Okay, my job. I am an officer in the Epidemic Intelligence Service, a branch of the Centers for Disease Control and Prevention. Apropos of my duties--to conduct surveillance for and investigations of outbreaks of disease--the title of officer is a fitting one. The cop jargon has been with us for a long time. Medical detectives was often used to describe officers in the service by those on the outside and on the inside, though the term long ago fell out of use, perhaps because it sounded a little too self-aggrandizing at the same time it sounded a little too trite. Anyway, that's what we do. We look for and hunt down diseases.
As with many things--fashion, say, or diet plans--there is some circularity to the history of the EIS. Originally conceived at the start of the Korean War as an early-warning system for biological attack, the EIS has spent decades searching for things to do. And it's done a pretty good job of finding them. The Service was instrumental in restoring public confidence after a polio vaccine scare in the fifties, it helped erase smallpox from the world, in the late nineties and early '00s it tracked down and set up surveillance for West Nile virus. And now the country is back to freaking out about bioterrorism. Which is why I was in Baltimore, helping to patch a hole in the country's disease-surveillance net. Normally, an old hospital wouldn't merit much attention, but St. Raphe's proximity to the nation's capital scared the public health gods, who wanted to ensure that any outbreak in the area was identified quickly. So, they sent me to set up a surveillance program.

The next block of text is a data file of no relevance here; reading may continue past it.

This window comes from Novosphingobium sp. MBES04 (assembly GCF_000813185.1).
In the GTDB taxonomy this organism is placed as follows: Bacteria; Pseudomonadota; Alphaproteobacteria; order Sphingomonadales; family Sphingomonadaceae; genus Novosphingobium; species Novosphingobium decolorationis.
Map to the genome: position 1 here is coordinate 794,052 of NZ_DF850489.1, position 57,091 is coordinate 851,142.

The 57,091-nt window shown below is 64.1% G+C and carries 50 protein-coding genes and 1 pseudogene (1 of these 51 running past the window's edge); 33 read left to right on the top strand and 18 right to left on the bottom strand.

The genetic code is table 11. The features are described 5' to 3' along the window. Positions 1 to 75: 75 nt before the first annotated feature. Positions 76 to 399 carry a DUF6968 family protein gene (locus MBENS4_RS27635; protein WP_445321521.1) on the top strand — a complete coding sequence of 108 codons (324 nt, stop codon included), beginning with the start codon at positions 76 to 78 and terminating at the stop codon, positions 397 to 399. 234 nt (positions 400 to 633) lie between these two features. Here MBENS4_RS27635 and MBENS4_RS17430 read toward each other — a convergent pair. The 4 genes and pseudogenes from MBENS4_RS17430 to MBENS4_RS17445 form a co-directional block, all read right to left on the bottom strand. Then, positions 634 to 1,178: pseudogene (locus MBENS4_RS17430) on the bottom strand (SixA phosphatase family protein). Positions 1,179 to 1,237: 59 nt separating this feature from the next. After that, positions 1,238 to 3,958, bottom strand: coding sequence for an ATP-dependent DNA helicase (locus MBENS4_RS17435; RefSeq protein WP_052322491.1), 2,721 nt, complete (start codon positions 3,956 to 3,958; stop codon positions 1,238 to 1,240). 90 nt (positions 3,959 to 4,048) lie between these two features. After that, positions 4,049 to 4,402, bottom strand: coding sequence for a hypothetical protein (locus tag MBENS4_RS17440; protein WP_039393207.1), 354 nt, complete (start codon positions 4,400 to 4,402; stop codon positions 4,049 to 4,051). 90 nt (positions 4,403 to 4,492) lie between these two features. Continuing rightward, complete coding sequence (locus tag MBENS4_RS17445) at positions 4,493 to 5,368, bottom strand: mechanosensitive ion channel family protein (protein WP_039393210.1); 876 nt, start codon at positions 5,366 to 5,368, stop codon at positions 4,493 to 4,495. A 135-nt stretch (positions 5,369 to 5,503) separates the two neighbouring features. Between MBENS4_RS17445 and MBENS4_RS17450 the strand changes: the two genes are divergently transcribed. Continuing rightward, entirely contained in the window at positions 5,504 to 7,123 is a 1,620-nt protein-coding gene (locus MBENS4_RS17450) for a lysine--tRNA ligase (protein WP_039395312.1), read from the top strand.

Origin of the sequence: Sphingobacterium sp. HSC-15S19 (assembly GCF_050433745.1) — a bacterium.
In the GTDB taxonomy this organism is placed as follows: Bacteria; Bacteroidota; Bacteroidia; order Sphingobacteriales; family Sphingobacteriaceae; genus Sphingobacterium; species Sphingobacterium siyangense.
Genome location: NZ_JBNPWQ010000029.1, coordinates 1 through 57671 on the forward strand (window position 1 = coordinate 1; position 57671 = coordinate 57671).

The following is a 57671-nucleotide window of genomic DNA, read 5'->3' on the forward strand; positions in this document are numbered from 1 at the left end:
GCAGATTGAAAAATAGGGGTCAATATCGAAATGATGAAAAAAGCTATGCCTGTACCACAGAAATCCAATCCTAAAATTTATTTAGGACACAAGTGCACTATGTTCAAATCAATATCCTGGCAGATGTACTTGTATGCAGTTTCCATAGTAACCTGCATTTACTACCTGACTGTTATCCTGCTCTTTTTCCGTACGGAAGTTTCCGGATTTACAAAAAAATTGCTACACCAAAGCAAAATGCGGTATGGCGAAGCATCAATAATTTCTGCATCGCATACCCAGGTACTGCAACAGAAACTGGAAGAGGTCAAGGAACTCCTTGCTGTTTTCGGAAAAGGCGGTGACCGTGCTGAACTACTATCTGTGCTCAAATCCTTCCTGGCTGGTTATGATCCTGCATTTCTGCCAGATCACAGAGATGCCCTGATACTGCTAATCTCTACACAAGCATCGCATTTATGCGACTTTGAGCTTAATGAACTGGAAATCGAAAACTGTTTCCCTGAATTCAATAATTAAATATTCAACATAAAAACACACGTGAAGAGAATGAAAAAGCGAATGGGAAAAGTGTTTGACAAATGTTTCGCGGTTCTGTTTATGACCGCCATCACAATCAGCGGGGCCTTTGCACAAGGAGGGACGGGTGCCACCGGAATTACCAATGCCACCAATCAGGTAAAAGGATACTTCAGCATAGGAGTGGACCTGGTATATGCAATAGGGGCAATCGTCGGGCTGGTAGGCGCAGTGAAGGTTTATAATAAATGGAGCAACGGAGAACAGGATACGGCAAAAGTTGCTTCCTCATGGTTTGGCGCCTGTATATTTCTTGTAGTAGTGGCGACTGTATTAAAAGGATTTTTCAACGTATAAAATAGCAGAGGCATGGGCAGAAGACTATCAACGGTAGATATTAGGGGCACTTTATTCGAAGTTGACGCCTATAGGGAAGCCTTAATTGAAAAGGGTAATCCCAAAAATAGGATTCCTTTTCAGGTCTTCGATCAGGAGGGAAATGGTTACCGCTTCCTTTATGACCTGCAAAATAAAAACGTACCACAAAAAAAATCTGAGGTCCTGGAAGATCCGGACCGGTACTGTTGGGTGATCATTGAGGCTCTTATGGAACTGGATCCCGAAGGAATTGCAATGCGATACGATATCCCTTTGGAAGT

Me. I'm part of the Special Pathogens Branch, which is in the Division of Viral and Rickettsial Diseases, which, in turn, is part of the National Center for Infectious Diseases, one of the Centers in the Centers for Disease C & P. My knowledge doesn't go too much deeper than that. Though I could spit out to you molecular biology of the family Arenaviridae, I couldn't sketch the organizational chart of the CDC. I leave that to the brilliant bureaucrats and technocrats in Georgia and Washington. If there was a Nobel for institutional complexity, these guys would lock it up year after year.